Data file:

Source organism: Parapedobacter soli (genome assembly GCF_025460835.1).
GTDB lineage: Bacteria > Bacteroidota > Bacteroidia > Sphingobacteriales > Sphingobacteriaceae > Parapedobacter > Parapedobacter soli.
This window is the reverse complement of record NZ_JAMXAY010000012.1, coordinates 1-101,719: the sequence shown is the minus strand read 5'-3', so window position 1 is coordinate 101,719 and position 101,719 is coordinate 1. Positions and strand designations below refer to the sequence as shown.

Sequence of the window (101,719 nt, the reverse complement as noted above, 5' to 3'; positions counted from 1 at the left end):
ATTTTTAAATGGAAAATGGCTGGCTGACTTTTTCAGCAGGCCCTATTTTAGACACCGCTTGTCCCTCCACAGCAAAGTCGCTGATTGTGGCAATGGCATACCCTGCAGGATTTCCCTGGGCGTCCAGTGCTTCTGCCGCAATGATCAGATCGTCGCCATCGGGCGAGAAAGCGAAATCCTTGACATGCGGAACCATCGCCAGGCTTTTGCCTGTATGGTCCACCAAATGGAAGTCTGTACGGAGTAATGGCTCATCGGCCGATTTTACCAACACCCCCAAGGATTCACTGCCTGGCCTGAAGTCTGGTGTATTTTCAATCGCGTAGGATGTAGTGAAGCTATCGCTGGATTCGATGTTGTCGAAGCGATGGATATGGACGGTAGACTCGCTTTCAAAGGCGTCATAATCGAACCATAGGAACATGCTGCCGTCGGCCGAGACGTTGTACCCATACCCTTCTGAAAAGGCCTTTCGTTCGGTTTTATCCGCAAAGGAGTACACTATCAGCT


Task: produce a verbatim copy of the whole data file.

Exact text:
Source organism: Parapedobacter soli (genome assembly GCF_025460835.1).
GTDB lineage: Bacteria > Bacteroidota > Bacteroidia > Sphingobacteriales > Sphingobacteriaceae > Parapedobacter > Parapedobacter soli.
This window is the reverse complement of record NZ_JAMXAY010000012.1, coordinates 1-101,719: the sequence shown is the minus strand read 5'-3', so window position 1 is coordinate 101,719 and position 101,719 is coordinate 1. Positions and strand designations below refer to the sequence as shown.

Sequence of the window (101,719 nt, the reverse complement as noted above, 5' to 3'; positions counted from 1 at the left end):
ATTTTTAAATGGAAAATGGCTGGCTGACTTTTTCAGCAGGCCCTATTTTAGACACCGCTTGTCCCTCCACAGCAAAGTCGCTGATTGTGGCAATGGCATACCCTGCAGGATTTCCCTGGGCGTCCAGTGCTTCTGCCGCAATGATCAGATCGTCGCCATCGGGCGAGAAAGCGAAATCCTTGACATGCGGAACCATCGCCAGGCTTTTGCCTGTATGGTCCACCAAATGGAAGTCTGTACGGAGTAATGGCTCATCGGCCGATTTTACCAACACCCCCAAGGATTCACTGCCTGGCCTGAAGTCTGGTGTATTTTCAATCGCGTAGGATGTAGTGAAGCTATCGCTGGATTCGATGTTGTCGAAGCGATGGATATGGACGGTAGACTCGCTTTCAAAGGCGTCATAATCGAACCATAGGAACATGCTGCCGTCGGCCGAGACGTTGTACCCATACCCTTCTGAAAAGGCCTTTCGTTCGGTTTTATCCGCAAAGGAGTACACTATCAGCT